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The state’s child welfare system “is in crisis,” and “at any point there could be a massive class-action lawsuit,” the N.C. Department of Health and Human Services told county directors of social services departments during a presentation earlier this month.
The speaker, Susan Osborne, said she was referring to local DSS offices boarding children in their offices or leaving children with emotional and behavioral health needs in emergency rooms after hospitals have released them because there was nowhere else to place them. Osborne is the assistant secretary for county operations at NCDHHS.
“We average about 50 children in emergency rooms on any given day, who have been discharged, but their appropriate level of placement has not been located,” Osborne said in an interview with Carolina Public Press.
However, Corye Dunn, director of public policy for Disability Rights North Carolina, said the state cannot “foster its way out of this crisis.”
“Children don’t need to be put somewhere, they need to be parented and cared for and in many cases, to receive clinical treatment,” Dunn said. “The very least we can do is give kids better outcomes if we are going to disrupt their families and their lives.”
In an interview with CPP, Osborne said the state is concerned about the lack of qualified beds for children in psychiatric residential treatment facilities and reiterated North Carolina’s last-place rank among seven states in the Southeast in per-child investment in child welfare.
“At this point, every year since I’ve been here, which is four years, we’ve asked for additional funding to support more child welfare workers in counties,” Osborne said. “We haven’t been successful.”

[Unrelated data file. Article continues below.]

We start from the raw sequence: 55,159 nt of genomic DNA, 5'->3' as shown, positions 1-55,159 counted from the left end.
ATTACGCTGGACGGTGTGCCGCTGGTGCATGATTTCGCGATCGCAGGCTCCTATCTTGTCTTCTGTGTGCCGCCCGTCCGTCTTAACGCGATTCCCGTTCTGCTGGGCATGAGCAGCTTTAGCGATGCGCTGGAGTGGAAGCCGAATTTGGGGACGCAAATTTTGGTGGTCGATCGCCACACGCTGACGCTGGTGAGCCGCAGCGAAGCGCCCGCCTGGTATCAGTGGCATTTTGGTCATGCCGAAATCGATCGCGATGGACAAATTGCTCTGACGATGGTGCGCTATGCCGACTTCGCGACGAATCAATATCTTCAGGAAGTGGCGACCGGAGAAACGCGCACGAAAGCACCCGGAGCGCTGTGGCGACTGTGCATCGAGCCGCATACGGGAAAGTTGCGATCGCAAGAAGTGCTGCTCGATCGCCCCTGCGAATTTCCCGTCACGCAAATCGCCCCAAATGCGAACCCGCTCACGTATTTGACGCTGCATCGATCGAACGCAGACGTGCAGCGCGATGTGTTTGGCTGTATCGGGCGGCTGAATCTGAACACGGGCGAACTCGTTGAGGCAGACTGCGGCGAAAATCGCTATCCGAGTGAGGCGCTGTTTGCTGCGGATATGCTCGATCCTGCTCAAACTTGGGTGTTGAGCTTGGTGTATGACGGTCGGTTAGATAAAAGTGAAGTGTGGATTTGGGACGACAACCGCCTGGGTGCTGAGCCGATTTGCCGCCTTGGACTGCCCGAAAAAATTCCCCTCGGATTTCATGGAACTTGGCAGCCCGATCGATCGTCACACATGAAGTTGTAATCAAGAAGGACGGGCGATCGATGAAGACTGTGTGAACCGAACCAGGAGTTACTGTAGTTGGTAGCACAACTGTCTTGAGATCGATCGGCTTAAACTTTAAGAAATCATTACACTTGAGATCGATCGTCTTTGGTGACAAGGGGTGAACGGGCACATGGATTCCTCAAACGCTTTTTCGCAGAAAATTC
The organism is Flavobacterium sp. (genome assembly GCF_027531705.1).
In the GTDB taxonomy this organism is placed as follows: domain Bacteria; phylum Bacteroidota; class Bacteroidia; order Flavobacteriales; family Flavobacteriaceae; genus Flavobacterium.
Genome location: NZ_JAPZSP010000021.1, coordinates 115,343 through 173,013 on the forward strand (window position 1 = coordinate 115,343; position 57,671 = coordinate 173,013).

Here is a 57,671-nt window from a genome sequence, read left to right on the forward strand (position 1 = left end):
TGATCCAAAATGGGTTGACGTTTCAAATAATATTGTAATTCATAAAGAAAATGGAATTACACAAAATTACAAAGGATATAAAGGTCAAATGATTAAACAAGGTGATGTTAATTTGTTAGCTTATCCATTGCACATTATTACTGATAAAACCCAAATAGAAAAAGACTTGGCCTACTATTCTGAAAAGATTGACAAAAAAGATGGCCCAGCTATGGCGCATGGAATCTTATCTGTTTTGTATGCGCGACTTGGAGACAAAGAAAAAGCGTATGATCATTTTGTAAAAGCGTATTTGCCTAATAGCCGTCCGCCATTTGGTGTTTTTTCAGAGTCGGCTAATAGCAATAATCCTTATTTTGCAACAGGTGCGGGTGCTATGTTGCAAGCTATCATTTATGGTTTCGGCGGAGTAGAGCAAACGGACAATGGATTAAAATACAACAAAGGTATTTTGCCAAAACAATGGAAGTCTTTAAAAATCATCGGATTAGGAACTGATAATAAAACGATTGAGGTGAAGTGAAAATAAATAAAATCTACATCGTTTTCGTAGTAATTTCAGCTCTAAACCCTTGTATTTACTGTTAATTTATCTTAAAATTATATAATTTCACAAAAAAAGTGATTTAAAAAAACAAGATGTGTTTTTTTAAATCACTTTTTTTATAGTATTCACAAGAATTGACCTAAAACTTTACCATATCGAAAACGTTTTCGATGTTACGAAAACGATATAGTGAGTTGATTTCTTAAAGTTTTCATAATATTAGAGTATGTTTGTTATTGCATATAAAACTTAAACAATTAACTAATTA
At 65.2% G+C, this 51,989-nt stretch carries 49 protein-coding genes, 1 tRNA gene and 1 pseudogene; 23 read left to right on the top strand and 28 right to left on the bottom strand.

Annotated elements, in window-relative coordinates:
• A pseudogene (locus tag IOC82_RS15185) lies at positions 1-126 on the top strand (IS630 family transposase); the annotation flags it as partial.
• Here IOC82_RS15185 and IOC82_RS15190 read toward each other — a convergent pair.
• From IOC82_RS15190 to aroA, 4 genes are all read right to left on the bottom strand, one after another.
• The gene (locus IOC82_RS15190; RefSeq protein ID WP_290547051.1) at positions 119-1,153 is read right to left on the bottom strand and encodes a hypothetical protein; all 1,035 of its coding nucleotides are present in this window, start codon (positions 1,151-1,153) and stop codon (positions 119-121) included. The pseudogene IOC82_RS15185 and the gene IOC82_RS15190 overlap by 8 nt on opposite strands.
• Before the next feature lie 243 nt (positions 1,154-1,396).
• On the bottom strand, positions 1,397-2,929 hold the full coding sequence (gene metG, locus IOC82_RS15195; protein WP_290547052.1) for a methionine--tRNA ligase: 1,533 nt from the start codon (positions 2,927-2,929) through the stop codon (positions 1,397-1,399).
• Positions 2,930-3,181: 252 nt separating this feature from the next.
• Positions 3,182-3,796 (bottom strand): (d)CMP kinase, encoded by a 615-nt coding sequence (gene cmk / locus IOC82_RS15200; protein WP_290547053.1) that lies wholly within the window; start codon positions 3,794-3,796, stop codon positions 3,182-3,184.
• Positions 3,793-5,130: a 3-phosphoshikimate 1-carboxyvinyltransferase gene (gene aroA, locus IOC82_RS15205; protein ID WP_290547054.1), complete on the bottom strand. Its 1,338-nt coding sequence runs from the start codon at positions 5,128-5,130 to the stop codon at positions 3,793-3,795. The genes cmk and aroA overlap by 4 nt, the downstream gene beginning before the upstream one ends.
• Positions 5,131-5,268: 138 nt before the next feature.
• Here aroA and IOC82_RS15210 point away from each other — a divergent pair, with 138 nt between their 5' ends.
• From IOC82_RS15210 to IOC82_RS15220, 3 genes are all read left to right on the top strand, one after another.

Osborne gave the presentation to DSS directors around the state at the behest of county DSS directors who asked about the state’s takeover of Bertie County’s child welfare office.
The Bertie County office takeover by the state was the second time the state had taken over a child welfare office since the state legislature granted that ability in 2017 with the passage of Rylan’s Law.
Directors around the state had questions about what the state had done and why, Osborne said.
Osborne said that the state would not take over a DSS agency over one case where policies weren’t followed. But she did plead with agency directors to work with the state.
“We need each and every director’s partnership, cooperation and willingness to critically look at feedback and engage in improvement as identified,” Osborne’s presentation notes said. “We have learned that this level of engagement of a director is a main predictor of avoiding intensive corrective action and leads to improving outcomes for children and families.
“At the end of the day, any failure is ultimately on the state.”
Bertie parent separated from child for more than a year
In the Bertie County case, state officials found that the agency’s former director may have acted unlawfully when she, instead of a judge, signed temporary custody orders to separate families.
Osborne said during the presentation to directors that the county office did not make “reasonable efforts” to keep children out of foster care, and once they were there, there was no clear plan to help the children find a permanent home.
In one case, “child and parent were separated for more than a year without court intervention,” according to the presentation.
Five months after NCDHHS stepped in to take over the child welfare office, Osborne said there are two full-time state employees working in Bertie County every day. The county has also hired some contractor staff to help with training and coaching workers.